As I usually do three times a week, I jumped on the number 800 bus to go to the local seminary here in China. Oddly enough, in this city of some 4 million people, the bus had a lot of open seats that day. I sat down on one of them. All of a sudden, I felt wet. I reached my hand underneath my leg to double-check and bingo: I had chosen the wrong seat! I had not only sat in water but water that smelled like fish.
My guess was that somebody carried fish in a bag that had a hole in it and put it on the seat, and I was the lucky one to sit there that morning. To make matters worse, I was wearing khaki pants.
Looking around the bus, I simply started laughing and saying to myself, “What’s the worst that can happen when I smell like fish? Pope Francis asks us to smell like sheep.”
Rodrigo Ulloa, M.M.
In 1960 I received my first overseas mission assignment to Peru to a town called Juli. It is situated in the Andes Mountains at 13,500 feet above sea level on the shores of Lake Titicaca, the highest navigable lake in the world.
Our convent was a small one-story building about a block’s distance across an empty field from the shores of the lake. One morning at about 5:30 I sat at the window facing the lake to say my morning prayer. At this pre-dawn time the lake was just a black shadow to me. It wasn’t long before I saw the first glimmer of the sun about to rise. The lake then began to take on a dark blue hue, which slowly turned to a softer shade of blue that glistened in the steadily rising sun. Marvelous!
At that moment I learned the meaning of a new Spanish word, amanecer, which means “to awaken.” The Aymara people do not say sunrise but rather el amanecer, the awakening of the dawn. The sky appears to slowly turn a deep purple, then almost a cardinal red, then peach or even gold, all against a blue sky spotted with white clouds. I have seen the awakening of the dawn!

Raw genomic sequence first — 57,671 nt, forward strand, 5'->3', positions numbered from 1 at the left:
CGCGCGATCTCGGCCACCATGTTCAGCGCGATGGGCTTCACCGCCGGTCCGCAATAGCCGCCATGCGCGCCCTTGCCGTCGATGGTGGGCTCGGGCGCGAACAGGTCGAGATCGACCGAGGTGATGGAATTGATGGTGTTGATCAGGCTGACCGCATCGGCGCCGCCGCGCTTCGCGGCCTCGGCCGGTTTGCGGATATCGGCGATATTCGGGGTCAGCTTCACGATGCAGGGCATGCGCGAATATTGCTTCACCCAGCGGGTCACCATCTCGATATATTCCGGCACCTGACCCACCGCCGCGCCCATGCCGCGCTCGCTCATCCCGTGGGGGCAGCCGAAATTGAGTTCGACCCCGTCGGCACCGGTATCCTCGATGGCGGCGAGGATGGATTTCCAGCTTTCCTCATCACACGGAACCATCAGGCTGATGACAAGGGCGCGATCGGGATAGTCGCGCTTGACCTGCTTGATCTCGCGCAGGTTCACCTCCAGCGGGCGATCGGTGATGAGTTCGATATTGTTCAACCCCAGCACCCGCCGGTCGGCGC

This is just one of the marvels of God’s creation, and God allowed me to witness all of it the first morning of my new mission.
Helen Phillips, M.M.
The members of St. Anthony of Padua community in El Salvador’s capital, San Salvador, commemorated the feast of their patron saint with a novena and festival. The lovely open-air chapel, which sat on a hill, was overflowing for the closing night’s Mass. Having the electricity go out for most of the service did not dampen anyone’s spirits. Instead it created a lively candle-lit atmosphere.
Our curiosity was piqued when folks processed to the altar with a large cloth-covered cardboard box. At the end of the Mass, lines formed and individuals waited patiently to take from the box a small bread roll, a pupusa, the Salvadoran filled-tortilla specialty. In the dark, we all proceeded carefully downstairs and outside to watch the colorful fireworks and eat our pupusas.
Margo Cambier, MKLM
I was talking with some people outside our college in South Sudan when I felt something wet in my hand. I looked down and a little girl had come up and put her cold, sweaty, little hand in mine. She wanted to greet the foreigner.
I greeted her in the usual English, “How are you?”
She replied, “I am fine.”
In Zande, the language spoken here, I then asked her name.
“I am Isabella,” she said with a toothless smile.
“How old are you, Isabella?”
“I am 4.”
Then off she went to play with her friends. She didn’t know it, but she made my day. She is the future of South Sudan. Her smile gives me hope that the future of this war-ravaged new nation will brighten.
Gabe Hurrish, MKLM